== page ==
Over the weekend, Craig, Barney and I went for our usual walk, but this time instead of turning right, we turned left. That simple change in our routine sparked surprising results.
We found a whole new area to explore (see picture below) – never realising that this gorgeous part of the world was right in our (almost) backyard. Despite the fact that we’d been living in this area for many years.
It got me thinking about the many things in life we don’t see. Either because we are tired, too busy, stuck in a routine or perhaps we just don’t want to see it.
While in our situation what we had missed seeing was a beautiful part of our local community, often what we miss is more significant and can have far bigger consequences.
When we stop looking around us and being curious, we can fail to see things that matter, along with discoveries that can shift our perspective and elevate our understanding.
Brain likes familiarity
Our brains are pattern recognition machines, which means they like routine. So much so that the decisions we make aren’t made on facts. They are made on assumptions, feelings and gut reactions.
If you want to read more on this Regina Pally’s, The Predicting Brain, is worth reading.
The pre-frontal cortex, which is the part of the brain that’s involved in thinking, analysing and reasoning, gets tired easily.
Consequently, the brain, very cleverly, has found a way of conserving energy. It takes short-cuts. A mental short-cut is known as a heuristic. The brain uses heuristics to make big things and complex issues easier to manage, and ultimately remember.
As the brain takes in new information it tries to make sense of it, so that it knows what it needs to do. To ease the cognitive load this processing takes, it compresses information and sorts it into patterns. It looks for things that it’s seen or experienced before and goes – “I now know what to do”.
Of course, the brain’s short cutting process isn’t always reliable, and it gives rise to bias in decision making. For example, the brain may expect to see something in a certain way, and so it will seek out information to validate that view. It also filters out information that doesn’t fit with its view of the way things should be.
Consequently, you can close your mind to new information that may be relevant – allowing bias to easily invade your decision making.
Bias impacts decisions everyday
Daniel Kahneman in his brilliant book “Thinking Fast and Slow” shared his years of research into this field. He explains how the automatic and instinctual part of brain can lead to cognitive bias, and that people can place too much confidence in their own judgement.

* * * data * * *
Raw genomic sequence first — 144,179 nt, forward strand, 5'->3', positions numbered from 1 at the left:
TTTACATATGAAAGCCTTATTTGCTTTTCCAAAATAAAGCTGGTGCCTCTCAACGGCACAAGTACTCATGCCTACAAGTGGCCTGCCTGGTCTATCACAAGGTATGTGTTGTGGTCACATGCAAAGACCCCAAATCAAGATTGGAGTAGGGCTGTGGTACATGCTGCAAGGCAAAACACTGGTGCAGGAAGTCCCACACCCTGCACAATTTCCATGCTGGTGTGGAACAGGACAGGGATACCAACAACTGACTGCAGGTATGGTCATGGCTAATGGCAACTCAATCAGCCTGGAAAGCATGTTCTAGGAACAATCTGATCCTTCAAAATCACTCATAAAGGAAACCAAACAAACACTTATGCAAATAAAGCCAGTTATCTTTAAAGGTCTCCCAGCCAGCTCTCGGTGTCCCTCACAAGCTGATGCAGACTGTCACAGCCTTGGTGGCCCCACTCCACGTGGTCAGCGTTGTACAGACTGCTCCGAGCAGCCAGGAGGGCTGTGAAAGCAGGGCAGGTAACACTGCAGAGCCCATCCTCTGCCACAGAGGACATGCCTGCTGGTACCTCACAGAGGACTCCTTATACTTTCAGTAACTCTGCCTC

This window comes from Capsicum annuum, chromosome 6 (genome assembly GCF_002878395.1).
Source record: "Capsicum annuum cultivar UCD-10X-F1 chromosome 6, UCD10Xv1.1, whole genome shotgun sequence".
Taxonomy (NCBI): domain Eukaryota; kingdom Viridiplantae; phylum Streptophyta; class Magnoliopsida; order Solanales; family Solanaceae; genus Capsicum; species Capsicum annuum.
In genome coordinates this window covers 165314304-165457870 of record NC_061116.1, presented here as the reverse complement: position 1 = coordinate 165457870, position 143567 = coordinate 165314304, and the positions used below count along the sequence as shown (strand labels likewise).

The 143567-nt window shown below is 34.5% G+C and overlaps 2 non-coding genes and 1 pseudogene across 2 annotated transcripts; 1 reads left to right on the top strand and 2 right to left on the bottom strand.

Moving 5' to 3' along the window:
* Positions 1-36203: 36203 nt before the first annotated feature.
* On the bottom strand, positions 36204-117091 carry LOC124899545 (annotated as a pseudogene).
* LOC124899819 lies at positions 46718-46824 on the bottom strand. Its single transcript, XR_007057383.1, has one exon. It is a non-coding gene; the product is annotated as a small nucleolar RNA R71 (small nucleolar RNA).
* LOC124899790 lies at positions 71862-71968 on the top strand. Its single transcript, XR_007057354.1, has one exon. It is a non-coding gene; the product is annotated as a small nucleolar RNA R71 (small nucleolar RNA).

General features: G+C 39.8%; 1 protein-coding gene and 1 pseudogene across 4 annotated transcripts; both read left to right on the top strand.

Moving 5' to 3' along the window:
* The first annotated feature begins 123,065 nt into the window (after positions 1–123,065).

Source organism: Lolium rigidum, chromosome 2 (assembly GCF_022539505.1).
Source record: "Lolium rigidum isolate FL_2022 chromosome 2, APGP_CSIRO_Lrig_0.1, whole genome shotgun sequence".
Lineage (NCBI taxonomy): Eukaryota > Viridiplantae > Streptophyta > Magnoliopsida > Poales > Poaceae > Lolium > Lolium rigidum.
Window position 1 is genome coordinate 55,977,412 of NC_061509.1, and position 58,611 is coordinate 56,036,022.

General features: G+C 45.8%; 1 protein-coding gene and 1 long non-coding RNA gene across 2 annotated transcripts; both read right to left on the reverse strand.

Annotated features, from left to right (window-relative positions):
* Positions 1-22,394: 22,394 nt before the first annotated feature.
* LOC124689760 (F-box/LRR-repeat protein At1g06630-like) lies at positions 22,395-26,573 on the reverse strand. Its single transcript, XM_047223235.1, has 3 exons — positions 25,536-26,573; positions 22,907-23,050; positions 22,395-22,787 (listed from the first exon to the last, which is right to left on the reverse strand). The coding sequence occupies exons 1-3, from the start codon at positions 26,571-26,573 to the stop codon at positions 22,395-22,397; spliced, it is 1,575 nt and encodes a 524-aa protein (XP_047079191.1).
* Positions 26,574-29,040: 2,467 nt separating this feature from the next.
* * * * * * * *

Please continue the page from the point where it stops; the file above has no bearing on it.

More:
This leads to decision traps such as: sunk cost (where due to loss aversion people don’t walk away from something, even when the facts show they should), anchoring (where decisions are influenced by the earliest piece of information received), and others.
It is easy to be blind to the obvious and to not see what we should see. All of this is exacerbated when you are tired.
Think of your brain like a muscle. When you work out at the gym your muscles get tired and need to be rested. If you want to be at peak performance you get the right balance between ‘working’ your muscles and ‘resting’ them.
It’s the same for the brain. Every time you make a decision you use up precious resources in your brain.
When your brain is tired it eagerly takes the path of least resistance – making decisions in a way you’ve always made a decision, and letting expectations and assumptions drive your thoughts and actions.
Expand your view
Shifting perspective and being alert to bias takes effort, and involves setting practices that help to regularly expand your experiences and challenge your assumptions.
- Regularly shift your patterns of behaviour so you are exposed to new ways of doing things. This can be as simple as taking a different route to work, trying new activities and pushing yourself to do things that are new.
- Deliberately seek out people with different ideas and perspectives so you are challenged about your assumptions and thought processes.
- When you are making decisions don’t just look for evidence to support your established ideas and opinions, but actively seek the alternate view that may challenge or disprove it.
- Don’t silence dissenters. Be alert to when the person raising the dissenting idea is being ignored. Notice any discomfort you feel about what they are saying, and dig deep into what is driving those feelings and thoughts. Remember, hearing opinions you disagree with is a crucial part of leadership.
- It’s easy to get distracted, so be clear on the process and timeframe for the decision making. Multi-tasking and good decision making are not a successful combination, as you lose concentration and productivity as you switch between tasks.
- Have a confidante or trusted advisor who can help you see what you can’t see.
In doing all this it can be useful to consider the Chinese Proverb: “A wise man makes his own decisions. An ignorant man follows public opinion”.
Seeing what you can’t yet see, isn’t just about follow the leader (or the majority). On many occasions it involves forging your own path.
Getting you ready for tomorrow, today®
Michelle Gibbings is bringing back the happy to workplace culture. The author of three books, and a global keynote speaker, she’s on a mission to help leaders, teams and organisations create successful workplaces – where people thrive and progress is accelerated.